I am quite sure there are plenty of Psychologists, Psychiatrists and ‘therapists’ out there, with years of experience working with parents and families with complex and long-term problems who represent the revolving door clients of the child protection system, who would be delighted to work as part of a multi-agency team to offer an assessment and therapy service which is properly designed, evaluated and targeted at the specific needs of this client group. I expect it would even work, as the evaluation of the pilots on delivering expert witness services in a multi-disciplinary team in 2011 indicated.

    In England and Wales, it would appear that many Local Authorities operate a child protection framework that often has not a single professional trained in mental health (adult or child) as part of it, and honestly believe that you can simply bring in an outside ‘expert’ (as cheaply as possible without even knowing fully what specific type of training the expert should have to do the assessment asked of them) to give an ‘opinion’ on whether a parent in Proceedings can be transformed into a ‘good enough parent’ within 26 weeks and to comment on what techniques should be used to effect this change and how the transformation can be ‘proved’ without doubt to the Court, to have occurred and to be ‘robust’. And, while you are at it, make sure that whatever is recommended is available on the NHS and that the parent is jumped to the front of the queue because the case has to be finished in 26 weeks.

    Given that other aspects of the legal system dealing with adults with mental health issues who offend or young offenders operate without exception, in a multi-agency context, and psychological and psychiatric assessment and treatment (as well as family therapy interventions and a whole range of other therapeutic approaches) are an integral part of the team and available at a preventative stage as well as more intensively for those with more serious or long term problems – why should the child protection system be any different? Many of your families and children have complicated, long-term problems which are not much different to those found in other parts of the mental health system – yet they get the least access to trained mental health professionals, no statutory specialised multi-agency treatment services and those mental health professionals who do work in this arena (typically as expert witnesses) are often treated as though they are deliberately setting out to annoy and frustrate the legal profession by not answering the ‘questions’ in a clear and precise manner, with firm timescales attached – when this is not the reality of how mental health ‘treatment’ or therapy works and it represents a gross oversimplification of how people change, why people change and why for some people change ‘sticks’ and for others it doesn’t.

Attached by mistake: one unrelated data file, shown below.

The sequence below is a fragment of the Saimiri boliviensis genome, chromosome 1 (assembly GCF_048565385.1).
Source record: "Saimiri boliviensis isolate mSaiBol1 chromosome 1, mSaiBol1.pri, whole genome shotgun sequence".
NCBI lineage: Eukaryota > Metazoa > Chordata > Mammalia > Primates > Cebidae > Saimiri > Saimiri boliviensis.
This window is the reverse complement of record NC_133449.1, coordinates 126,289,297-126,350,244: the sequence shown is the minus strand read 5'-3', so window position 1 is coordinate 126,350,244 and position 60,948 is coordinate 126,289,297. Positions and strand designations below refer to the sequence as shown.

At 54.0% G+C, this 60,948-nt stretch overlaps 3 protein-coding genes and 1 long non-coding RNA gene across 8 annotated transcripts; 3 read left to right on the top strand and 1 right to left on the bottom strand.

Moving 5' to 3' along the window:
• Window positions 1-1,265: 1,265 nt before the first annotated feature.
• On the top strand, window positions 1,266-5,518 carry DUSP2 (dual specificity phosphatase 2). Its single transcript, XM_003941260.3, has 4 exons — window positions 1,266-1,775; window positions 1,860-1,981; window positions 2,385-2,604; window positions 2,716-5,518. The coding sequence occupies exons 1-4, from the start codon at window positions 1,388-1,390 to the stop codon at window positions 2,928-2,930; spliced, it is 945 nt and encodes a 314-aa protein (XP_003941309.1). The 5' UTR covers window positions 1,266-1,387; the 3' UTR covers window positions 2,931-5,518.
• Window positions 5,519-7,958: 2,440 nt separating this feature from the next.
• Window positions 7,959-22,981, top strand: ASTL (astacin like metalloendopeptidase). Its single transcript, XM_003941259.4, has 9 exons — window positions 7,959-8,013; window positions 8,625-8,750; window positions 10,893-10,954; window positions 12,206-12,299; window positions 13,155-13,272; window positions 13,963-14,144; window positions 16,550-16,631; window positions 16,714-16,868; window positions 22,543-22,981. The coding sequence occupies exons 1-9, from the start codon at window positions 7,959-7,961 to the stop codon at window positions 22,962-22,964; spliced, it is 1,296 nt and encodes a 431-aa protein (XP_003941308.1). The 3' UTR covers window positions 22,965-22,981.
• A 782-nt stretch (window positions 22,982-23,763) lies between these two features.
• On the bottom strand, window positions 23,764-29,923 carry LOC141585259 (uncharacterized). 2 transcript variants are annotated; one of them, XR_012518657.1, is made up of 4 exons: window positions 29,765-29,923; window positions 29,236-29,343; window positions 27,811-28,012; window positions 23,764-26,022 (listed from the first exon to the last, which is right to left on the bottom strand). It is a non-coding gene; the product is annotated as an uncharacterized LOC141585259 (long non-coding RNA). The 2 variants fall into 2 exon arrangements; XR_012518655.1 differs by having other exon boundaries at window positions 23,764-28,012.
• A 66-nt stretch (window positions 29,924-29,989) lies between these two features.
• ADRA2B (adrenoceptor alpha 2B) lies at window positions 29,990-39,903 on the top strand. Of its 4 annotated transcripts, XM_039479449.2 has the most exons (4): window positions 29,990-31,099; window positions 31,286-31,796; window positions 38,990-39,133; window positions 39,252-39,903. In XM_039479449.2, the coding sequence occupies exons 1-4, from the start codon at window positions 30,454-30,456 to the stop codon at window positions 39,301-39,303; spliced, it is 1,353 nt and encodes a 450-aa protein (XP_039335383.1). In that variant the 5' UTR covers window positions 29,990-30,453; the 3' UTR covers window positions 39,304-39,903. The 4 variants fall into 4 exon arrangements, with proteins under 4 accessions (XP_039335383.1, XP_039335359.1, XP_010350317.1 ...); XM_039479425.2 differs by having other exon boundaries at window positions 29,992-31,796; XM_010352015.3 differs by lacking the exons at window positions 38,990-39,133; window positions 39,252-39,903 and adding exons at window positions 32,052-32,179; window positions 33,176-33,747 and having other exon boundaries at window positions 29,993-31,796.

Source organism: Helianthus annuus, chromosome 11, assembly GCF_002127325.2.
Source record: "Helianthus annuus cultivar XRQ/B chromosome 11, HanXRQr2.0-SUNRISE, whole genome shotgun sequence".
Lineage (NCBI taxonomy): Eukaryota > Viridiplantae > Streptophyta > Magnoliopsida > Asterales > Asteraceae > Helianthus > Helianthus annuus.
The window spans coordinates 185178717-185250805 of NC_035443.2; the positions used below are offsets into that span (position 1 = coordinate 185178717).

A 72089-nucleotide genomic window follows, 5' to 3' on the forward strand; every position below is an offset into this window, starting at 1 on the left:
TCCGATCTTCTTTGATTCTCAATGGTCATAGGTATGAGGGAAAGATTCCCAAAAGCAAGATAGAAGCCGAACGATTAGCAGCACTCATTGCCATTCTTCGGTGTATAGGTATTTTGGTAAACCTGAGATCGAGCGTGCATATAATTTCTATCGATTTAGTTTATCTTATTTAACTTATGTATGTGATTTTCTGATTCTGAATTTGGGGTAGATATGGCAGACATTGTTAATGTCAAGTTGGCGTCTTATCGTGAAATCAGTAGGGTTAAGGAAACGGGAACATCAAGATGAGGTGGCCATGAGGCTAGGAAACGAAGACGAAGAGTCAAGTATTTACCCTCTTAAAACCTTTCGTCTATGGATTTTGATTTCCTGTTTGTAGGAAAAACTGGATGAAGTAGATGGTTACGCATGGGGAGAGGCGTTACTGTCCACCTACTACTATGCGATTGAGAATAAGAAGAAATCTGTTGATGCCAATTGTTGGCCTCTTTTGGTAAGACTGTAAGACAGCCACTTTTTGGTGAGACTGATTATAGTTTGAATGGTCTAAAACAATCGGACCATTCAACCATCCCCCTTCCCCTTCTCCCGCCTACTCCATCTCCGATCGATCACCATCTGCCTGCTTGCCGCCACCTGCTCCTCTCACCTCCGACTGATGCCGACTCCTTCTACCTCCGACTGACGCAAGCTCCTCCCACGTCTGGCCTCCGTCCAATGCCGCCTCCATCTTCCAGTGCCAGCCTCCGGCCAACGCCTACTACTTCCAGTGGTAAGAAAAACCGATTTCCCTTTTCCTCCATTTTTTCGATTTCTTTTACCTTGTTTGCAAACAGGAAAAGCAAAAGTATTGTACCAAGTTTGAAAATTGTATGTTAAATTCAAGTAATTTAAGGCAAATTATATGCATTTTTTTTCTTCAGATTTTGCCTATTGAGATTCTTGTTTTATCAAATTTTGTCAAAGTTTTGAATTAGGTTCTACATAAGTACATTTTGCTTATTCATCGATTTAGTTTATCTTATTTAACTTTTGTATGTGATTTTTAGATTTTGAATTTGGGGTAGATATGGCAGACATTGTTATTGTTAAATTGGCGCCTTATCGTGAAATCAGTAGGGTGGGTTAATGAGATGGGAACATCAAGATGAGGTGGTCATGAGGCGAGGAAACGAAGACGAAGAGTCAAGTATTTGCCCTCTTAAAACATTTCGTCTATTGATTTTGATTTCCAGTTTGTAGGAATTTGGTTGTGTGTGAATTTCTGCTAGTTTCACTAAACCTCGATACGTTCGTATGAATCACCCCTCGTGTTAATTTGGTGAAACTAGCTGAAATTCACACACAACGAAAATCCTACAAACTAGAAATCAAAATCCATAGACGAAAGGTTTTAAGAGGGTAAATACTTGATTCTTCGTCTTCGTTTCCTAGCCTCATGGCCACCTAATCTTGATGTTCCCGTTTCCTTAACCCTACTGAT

Set up some decent joint agency (including mental health – not just social workers and lawyers) statutory assessment and treatment services nationally, decide at Pre-Proceedings (if not sooner) which families meet the criteria for inclusion (ideally a large proportion), get a comprehensive assessment and ideally a trial of treatment at pre-proceedings – and get health and LA to joint fund targeted therapeutic services staffed by mental health professionals and social workers who have specific and additional training in working with families (parents and children) with the presenting problems so that families who are seen to be likely to benefit from treatment can go quickly into a purpose built service – that would at least be a start.

  5. stella aka toni macleod

    given i had my pta on Re Tj refused yesterday and its Re Tjs birthday today i cant promise my comment will be coherent nor understood by anyone else but ….

    my personal care proceedings therapy goes as follows :-

    2011 expert shrink does report stating i have no mental health nor personality disorders however recommends a parenting course that doesnt exist i undertake a sure start parenting course and get commended for advising parents better than the course organizers (joy of being pre qualified in cache child care early years and education health and social care and child care certificate having worked at a nursery and studying stupidly to become a social worker previously ironic i know ! (we’ll never mention that idiotic misguided dream again)

    2012 two other expert reports are undertaken

    1st one psychologist says im so traumatised from the removal of my kids i shouldnt be given them back until i can cope with having my children removed (backward logic i know!) however doesnt diagnose any mental health or personality disorders no advised therapy is undertaken as no GP nor psychologist nor anyone else has even heard of the therapy let alone can do it and the psychologist shockingly gets sacked for writing the first report in which she advised child should be returned then the second report saying i am so traumatised is used she still commends my care of my kids

    2nd shrink expert states i have a personality disorder then when it gets to court refuses to take part n says he was FORCED UNDER DURESS to write the negative report he doesnt stand by it and will not take part in any court proceedings its withdrawn never to be mentioned again